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I am iterating through a Hashtable and at one point, I add something in to the Hashtable which is clearly giving me a ConcurrentModificationException. I understand why I am getting the error, but is there a way around this such that I could still iterate through the Hashtable and add values simultaneously?

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4 Answers 4

up vote 1 down vote accepted

Make a new Hashtable that you add new entries to; then when you are done iterating, add in the entries from the first table.

Optionally, if you need to, you can skip keys that exist in the original table.

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This is simple and happens to work fine for my purposes. Thanks! –  Charlotte Mar 17 '11 at 22:37

From the docs

The iterators returned by the iterator method of the collections returned by all of this class's "collection view methods" are fail-fast: if the Hashtable is structurally modified at any time after the iterator is created, in any way except through the iterator's own remove method, the iterator will throw a ConcurrentModificationException. Thus, in the face of concurrent modification, the iterator fails quickly and cleanly, rather than risking arbitrary, non-deterministic behavior at an undetermined time in the future. The Enumerations returned by Hashtable's keys and elements methods are not fail-fast.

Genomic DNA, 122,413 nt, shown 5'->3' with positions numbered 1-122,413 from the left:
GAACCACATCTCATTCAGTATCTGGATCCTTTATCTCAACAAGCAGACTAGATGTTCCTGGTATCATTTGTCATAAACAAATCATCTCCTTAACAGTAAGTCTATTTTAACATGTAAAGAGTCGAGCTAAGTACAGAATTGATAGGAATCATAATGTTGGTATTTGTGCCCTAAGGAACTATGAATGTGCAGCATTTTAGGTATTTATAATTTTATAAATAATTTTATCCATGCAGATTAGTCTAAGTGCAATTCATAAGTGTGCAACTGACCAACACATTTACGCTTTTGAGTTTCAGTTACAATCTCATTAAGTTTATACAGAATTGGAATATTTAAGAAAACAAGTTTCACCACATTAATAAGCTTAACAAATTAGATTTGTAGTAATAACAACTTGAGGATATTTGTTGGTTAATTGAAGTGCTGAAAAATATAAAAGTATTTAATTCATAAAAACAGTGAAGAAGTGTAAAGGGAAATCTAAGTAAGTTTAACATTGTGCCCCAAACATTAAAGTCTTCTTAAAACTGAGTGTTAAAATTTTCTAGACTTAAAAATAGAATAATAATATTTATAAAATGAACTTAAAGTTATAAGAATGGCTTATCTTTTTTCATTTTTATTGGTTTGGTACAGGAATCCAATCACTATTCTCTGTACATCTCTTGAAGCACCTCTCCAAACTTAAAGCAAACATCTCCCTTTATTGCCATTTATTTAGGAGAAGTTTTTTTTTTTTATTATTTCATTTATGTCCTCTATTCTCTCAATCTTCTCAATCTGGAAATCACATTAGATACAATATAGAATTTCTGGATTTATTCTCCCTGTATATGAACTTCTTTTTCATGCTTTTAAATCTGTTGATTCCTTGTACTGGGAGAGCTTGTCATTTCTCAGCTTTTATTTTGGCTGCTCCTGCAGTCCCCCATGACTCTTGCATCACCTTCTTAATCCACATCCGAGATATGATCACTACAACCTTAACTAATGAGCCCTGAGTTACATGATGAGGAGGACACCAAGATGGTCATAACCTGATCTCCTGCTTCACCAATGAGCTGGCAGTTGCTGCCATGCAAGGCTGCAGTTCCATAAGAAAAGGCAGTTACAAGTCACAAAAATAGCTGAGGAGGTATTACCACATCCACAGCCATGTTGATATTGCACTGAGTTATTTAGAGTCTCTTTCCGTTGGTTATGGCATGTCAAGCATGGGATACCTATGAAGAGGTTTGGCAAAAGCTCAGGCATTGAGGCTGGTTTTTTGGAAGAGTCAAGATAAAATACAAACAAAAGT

Note that the fail-fast behavior of an iterator cannot be guaranteed as it is, generally speaking, impossible to make any hard guarantees in the presence of unsynchronized concurrent modification. Fail-fast iterators throw ConcurrentModificationException on a best-effort basis. Therefore, it would be wrong to write a program that depended on this exception for its correctness: the fail-fast behavior of iterators should be used only to detect bugs.

If you need this kind of behavior you can safely copy the set of keys and iterate through the copy. Another option if the hashtable is large and copying the keyset is likely to be expensive is to add to a separate collection during the iteration and add the elements of the separate collection post iteration.

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You may also want to know about CopyOnWriteSet, which is specifically designed for safe iteration while set is modified. Note that iterator sees only the original set. Any additions will not be visible until next iteration.


This is most useful in many readers / few writers scenario. It is unlikely to be the most efficient solution if reading and writing happens in the same code path.

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Another alternative would be to use a ConcurrentHashMap instead of a HashMap. However:

  • The iterators for a ConcurrentHashMap are defined to return objects reflecting a state some time at or after the creation of the iterator. A more precise statement of the behaviour is in the javadocs for the relevant methods.

  • A ConcurrentHashMap is probably slower than a regular HashMap.

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